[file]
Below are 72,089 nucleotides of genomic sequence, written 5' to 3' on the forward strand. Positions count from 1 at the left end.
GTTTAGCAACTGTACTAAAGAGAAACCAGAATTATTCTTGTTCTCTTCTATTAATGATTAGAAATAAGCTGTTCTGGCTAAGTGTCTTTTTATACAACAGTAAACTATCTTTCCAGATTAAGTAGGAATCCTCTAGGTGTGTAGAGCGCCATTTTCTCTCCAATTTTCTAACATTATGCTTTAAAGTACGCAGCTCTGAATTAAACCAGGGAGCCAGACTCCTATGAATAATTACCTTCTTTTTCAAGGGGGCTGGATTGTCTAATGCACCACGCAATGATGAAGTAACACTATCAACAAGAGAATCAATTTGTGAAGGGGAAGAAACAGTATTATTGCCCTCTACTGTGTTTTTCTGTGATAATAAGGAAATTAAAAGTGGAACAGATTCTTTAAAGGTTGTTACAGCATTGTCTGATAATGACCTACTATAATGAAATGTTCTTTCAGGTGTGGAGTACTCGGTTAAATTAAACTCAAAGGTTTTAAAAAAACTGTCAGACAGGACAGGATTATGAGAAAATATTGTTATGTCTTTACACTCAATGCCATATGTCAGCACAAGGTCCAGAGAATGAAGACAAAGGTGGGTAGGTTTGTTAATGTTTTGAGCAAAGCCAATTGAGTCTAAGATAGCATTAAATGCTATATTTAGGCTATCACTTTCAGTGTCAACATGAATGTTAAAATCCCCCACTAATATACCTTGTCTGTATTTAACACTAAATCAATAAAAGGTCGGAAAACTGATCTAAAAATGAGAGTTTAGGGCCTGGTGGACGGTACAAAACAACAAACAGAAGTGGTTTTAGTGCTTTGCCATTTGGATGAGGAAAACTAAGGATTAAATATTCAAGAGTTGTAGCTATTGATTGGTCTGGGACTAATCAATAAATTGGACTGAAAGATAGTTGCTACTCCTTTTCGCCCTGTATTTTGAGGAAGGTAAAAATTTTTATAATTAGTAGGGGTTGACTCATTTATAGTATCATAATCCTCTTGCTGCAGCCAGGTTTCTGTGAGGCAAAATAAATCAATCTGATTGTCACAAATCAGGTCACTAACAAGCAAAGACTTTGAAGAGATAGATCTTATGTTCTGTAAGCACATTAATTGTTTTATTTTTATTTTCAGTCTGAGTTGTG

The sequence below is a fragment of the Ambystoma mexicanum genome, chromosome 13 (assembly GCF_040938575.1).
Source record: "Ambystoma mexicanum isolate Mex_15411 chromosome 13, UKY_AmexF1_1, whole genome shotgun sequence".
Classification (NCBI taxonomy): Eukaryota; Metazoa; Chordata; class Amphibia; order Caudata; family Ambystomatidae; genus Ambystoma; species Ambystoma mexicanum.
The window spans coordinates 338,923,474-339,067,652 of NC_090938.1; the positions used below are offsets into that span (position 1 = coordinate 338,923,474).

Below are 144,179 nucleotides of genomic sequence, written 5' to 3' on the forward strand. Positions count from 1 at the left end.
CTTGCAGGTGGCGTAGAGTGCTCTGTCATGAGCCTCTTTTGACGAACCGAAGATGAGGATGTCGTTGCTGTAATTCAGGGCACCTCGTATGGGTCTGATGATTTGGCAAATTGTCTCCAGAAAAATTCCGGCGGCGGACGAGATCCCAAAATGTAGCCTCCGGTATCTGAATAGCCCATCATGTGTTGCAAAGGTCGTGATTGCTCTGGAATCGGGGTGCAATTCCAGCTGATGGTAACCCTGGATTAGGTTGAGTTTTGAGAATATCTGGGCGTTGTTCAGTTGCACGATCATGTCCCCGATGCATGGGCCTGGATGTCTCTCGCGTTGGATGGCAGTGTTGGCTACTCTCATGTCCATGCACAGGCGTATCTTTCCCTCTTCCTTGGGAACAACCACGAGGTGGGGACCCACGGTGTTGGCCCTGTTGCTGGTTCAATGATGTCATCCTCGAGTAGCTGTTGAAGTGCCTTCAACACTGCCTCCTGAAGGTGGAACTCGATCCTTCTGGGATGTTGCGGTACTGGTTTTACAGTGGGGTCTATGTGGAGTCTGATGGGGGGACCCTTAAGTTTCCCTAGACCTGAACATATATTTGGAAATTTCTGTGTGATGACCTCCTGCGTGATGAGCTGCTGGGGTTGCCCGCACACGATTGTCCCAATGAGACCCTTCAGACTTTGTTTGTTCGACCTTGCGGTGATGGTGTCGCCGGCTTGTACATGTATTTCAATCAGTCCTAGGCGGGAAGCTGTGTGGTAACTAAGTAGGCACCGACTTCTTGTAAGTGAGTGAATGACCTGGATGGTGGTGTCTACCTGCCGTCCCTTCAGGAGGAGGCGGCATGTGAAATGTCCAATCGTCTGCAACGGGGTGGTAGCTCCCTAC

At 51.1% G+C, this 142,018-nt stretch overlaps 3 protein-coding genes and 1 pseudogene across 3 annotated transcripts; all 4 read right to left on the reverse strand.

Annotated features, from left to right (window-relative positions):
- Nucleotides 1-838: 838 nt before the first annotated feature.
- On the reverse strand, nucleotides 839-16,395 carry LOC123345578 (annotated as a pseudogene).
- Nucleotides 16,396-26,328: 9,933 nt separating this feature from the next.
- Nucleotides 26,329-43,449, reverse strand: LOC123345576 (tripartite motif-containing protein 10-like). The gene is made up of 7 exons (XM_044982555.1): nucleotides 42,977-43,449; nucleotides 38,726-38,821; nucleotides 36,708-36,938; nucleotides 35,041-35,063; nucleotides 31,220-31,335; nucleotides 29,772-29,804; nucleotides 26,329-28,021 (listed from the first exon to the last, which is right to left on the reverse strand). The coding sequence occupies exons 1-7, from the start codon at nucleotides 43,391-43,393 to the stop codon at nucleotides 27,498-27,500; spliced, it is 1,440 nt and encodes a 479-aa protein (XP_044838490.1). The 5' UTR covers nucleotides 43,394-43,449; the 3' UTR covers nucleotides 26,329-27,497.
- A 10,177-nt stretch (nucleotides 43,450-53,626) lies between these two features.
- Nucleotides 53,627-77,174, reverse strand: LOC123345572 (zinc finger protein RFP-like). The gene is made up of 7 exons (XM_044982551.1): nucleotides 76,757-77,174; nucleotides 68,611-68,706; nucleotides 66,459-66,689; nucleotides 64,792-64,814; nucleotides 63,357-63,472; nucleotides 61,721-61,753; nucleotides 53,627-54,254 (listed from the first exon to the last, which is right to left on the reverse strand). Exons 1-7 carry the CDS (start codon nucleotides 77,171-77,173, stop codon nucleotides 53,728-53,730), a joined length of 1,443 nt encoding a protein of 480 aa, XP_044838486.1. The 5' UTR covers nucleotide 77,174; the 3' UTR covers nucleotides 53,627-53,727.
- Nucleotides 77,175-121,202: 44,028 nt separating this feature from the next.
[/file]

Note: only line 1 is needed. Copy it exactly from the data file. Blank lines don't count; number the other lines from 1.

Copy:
Below are 72,089 nucleotides of genomic sequence, written 5' to 3' on the forward strand. Positions count from 1 at the left end.